We target complex drugs with limited competition
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Rajesh Jain, joint managing director of Panacea Biotec, the second-largest vaccine maker in the country, talks about the company's plans to diversify into hospital business in an interview with Soma Das. He also talks about the significance of the Indian drug regulatory system passing the World Health Organisation audit. Edited excerpts:
The Indian drug regulator has just passed the WHO audit. What does this mean for the R19,000-crore domestic vaccine industry?
It is a great development for the drug regulator as well as the industry. It demonstrates the commitment of India to produce drugs of high quality at affordable prices. It marks a radical turning point. It was only a few years back that the drug regulator had failed the WHO inspection. It was unfortunate and actually threatened the vaccine exports from the country, which were on the verge of being banned on the pretext of our regulations being weak. So it comes as a reassurance to the global community on the quality of drugs being produced in India. This is particularly significant as India is already source to around 70% of vaccines in the developing countries (in volume terms). The Drug Controller General of India can now guide many of the regulators in other developing markets, specially neighbouring countries that have embarked on the path of strengthening their drug regulatory frameworks.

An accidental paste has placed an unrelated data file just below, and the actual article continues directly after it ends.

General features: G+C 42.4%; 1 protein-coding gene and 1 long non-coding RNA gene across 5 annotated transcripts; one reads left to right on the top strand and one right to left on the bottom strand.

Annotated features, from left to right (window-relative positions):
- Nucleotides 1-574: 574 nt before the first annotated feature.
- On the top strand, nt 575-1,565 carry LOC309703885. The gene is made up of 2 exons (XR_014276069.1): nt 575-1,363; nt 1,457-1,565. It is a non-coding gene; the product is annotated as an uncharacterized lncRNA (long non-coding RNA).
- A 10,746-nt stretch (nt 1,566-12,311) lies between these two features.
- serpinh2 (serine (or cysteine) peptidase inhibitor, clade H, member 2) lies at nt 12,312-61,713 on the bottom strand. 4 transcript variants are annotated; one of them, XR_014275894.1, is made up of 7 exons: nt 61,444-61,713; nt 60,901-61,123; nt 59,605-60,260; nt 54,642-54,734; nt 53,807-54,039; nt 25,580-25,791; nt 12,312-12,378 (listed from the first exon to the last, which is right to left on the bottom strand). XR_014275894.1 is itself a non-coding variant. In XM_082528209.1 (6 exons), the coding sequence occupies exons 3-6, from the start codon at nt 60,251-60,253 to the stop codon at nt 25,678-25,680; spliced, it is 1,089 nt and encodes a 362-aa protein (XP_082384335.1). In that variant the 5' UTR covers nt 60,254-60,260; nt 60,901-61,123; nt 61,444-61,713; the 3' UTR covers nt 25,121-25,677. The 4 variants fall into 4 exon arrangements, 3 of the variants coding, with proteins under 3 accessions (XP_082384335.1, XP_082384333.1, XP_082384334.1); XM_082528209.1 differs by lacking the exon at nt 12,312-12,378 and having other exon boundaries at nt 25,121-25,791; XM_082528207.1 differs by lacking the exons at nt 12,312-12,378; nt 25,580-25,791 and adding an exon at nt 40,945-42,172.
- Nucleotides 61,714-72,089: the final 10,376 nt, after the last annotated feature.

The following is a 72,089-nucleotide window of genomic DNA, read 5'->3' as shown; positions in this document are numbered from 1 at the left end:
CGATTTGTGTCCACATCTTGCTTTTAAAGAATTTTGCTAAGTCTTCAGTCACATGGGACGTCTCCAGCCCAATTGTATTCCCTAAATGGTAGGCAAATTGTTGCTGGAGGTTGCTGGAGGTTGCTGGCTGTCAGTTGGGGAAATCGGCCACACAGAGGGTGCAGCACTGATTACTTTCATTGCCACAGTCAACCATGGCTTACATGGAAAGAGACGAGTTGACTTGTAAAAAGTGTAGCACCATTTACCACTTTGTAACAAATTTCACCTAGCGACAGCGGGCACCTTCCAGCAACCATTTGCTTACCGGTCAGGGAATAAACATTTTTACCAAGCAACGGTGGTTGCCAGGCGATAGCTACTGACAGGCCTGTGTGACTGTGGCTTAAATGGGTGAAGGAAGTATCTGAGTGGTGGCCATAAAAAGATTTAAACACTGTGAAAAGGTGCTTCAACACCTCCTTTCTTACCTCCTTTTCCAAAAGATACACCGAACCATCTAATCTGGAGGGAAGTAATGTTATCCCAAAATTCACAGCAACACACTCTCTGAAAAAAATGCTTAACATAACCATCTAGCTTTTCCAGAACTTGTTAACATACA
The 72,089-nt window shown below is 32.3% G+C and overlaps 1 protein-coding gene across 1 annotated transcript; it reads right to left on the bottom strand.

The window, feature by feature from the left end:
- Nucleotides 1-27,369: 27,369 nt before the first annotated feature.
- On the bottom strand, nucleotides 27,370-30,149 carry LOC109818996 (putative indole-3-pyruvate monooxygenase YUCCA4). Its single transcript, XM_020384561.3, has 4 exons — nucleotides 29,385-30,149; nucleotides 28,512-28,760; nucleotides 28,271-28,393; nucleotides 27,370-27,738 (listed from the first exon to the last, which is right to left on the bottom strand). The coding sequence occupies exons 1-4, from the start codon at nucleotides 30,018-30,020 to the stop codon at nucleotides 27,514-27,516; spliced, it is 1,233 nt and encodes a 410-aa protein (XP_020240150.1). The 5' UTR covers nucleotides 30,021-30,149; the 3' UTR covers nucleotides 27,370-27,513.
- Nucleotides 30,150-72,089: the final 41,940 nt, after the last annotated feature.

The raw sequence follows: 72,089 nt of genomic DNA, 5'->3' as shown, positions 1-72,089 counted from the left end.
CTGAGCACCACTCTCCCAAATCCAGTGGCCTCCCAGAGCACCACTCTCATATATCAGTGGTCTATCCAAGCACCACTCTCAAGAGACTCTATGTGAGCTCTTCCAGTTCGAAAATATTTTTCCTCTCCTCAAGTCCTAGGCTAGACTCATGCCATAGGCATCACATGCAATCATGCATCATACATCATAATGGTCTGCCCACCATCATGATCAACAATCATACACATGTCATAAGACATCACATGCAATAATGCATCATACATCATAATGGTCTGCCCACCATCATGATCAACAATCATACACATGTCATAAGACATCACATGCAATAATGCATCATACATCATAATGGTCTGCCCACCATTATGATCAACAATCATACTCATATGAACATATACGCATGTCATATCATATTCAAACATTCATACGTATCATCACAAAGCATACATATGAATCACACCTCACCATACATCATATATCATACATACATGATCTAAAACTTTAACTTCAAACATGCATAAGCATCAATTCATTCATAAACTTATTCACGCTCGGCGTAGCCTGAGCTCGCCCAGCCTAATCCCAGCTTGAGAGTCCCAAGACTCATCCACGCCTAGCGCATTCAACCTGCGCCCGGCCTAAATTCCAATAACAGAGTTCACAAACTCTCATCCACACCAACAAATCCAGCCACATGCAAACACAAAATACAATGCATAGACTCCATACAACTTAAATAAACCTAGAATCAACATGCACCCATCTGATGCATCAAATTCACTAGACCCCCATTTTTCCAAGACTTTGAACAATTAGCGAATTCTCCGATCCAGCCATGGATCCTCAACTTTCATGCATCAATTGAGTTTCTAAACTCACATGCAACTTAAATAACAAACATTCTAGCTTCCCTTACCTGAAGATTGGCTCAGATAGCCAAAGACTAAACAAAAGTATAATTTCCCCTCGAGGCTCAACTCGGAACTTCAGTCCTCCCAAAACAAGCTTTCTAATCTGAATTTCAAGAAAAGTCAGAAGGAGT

Could you give the specifics of the latest polio vaccine order that you bagged from the government?
Our company has got government orders for supply of 345 million doses of Trivalent oral polio vaccines and bivalent oral polio vaccine of over R187 crore to be supplied during the period December 2012 till May 2013 to meet the requirements of national immunisation days and supplementary national immunisation days. Of this, 80% would be shipped over next three months and orders worth R167 crore should be supplied by February.
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